Survivors Speak Out Amid Domestic Violence Crisis Exacerbated by COVID-19

COVID-19 is being used as a strategy to further intimidate, isolate, create fear and abuse survivors, experts say.

It’s estimated that a woman is beaten by her partner every nine seconds in the United States — a harrowing domestic violence statistic that is worsening amid the COVID-19 pandemic. One woman named Melissa says her ex-husband Corey Ater is a “textbook abuser” who broke into her house at night and tortured her for 16 hours until she finally escaped.

Corey has pleaded not guilty to all charges, including domestic violence, but Melissa fears that due to the pandemic, he will be released from jail early as he awaits trial. She is now in hiding.

Zariah Clayton was brought to tears reliving the abuse she says her mother Shanae suffered at the hands of her boyfriend during the pandemic. She says disturbing video she recorded of Roderick Washington is an example of the verbal abuse he unleashed.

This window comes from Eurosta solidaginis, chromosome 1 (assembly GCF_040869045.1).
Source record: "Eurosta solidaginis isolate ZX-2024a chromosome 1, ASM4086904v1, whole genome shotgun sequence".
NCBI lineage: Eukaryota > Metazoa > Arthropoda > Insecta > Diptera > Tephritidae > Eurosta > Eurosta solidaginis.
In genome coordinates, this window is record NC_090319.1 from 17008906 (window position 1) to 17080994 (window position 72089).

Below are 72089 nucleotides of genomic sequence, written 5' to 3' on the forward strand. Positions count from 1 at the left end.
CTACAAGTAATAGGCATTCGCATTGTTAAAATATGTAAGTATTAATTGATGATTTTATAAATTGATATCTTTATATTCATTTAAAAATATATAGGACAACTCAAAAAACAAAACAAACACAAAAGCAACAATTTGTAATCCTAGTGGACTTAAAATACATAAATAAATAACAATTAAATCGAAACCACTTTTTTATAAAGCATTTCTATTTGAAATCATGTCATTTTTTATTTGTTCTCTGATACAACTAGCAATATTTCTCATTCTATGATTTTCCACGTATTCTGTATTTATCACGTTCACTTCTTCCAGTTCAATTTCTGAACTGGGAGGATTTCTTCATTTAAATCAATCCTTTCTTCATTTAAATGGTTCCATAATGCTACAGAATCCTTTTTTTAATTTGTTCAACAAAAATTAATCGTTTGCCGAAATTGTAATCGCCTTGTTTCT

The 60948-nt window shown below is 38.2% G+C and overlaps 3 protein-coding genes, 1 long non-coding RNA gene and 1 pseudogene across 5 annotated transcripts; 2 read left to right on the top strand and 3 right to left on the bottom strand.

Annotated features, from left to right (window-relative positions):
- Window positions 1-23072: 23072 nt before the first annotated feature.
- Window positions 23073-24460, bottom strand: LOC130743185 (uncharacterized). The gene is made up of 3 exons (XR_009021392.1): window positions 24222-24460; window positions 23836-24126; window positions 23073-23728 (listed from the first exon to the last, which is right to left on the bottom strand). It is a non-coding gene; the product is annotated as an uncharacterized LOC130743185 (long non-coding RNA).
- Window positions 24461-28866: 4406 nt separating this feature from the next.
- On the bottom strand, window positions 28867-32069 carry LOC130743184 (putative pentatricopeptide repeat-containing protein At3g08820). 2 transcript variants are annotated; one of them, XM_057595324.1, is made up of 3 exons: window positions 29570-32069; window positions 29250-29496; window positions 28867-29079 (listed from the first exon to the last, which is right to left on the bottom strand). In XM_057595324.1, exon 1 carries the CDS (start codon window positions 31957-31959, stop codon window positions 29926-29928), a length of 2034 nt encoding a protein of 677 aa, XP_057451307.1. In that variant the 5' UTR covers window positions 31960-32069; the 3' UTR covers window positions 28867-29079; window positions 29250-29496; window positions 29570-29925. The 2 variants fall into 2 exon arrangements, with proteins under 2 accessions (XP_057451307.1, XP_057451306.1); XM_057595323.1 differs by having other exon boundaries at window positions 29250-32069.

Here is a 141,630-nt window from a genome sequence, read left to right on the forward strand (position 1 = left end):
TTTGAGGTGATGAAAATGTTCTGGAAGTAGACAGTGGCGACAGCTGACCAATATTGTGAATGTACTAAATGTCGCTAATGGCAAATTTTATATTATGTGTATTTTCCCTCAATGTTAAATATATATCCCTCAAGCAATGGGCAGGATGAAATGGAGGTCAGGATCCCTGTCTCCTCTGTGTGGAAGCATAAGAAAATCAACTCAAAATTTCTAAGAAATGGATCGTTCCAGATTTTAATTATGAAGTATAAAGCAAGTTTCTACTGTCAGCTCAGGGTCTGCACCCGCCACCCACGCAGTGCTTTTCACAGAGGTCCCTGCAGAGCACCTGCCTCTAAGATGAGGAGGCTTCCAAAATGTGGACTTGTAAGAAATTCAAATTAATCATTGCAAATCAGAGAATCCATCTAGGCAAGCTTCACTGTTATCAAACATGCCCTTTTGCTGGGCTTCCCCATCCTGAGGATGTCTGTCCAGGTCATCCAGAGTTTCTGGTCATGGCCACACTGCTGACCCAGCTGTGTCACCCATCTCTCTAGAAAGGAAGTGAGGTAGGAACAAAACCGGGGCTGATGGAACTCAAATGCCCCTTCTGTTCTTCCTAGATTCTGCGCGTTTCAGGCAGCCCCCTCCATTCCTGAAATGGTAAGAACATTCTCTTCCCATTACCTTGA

Washington allegedly shot and killed Shanae when she tried to leave him. He has pleaded not guilty to second-degree murder.

“Cancer couldn't take her down, COVID couldn't take her down, but domestic violence did, and that's what breaks my heart the most,” Zariah told Inside Edition.

Experts say the pandemic is affecting survivors of domestic violence like never before. Isolation, financial strain from soaring unemployment and lockdown orders are all coming together to create a pandemic within a pandemic.

“What we’ve seen from survivors is that the abuse has increased in intensity and in frequency,” Katie Ray-Jones, CEO of the National Domestic Violence Hotline, told Inside Edition. “We’ve had nearly 22,000 individuals reach out and indicate that COVID is being used as a strategy to either further intimidate, isolate, create fear and even abuse the survivor themselves.”

If you or anyone you know is experiencing domestic violence, call the National Domestic Violence Hotline at (800) 799-7233 or visit Calls are toll-free and confidential.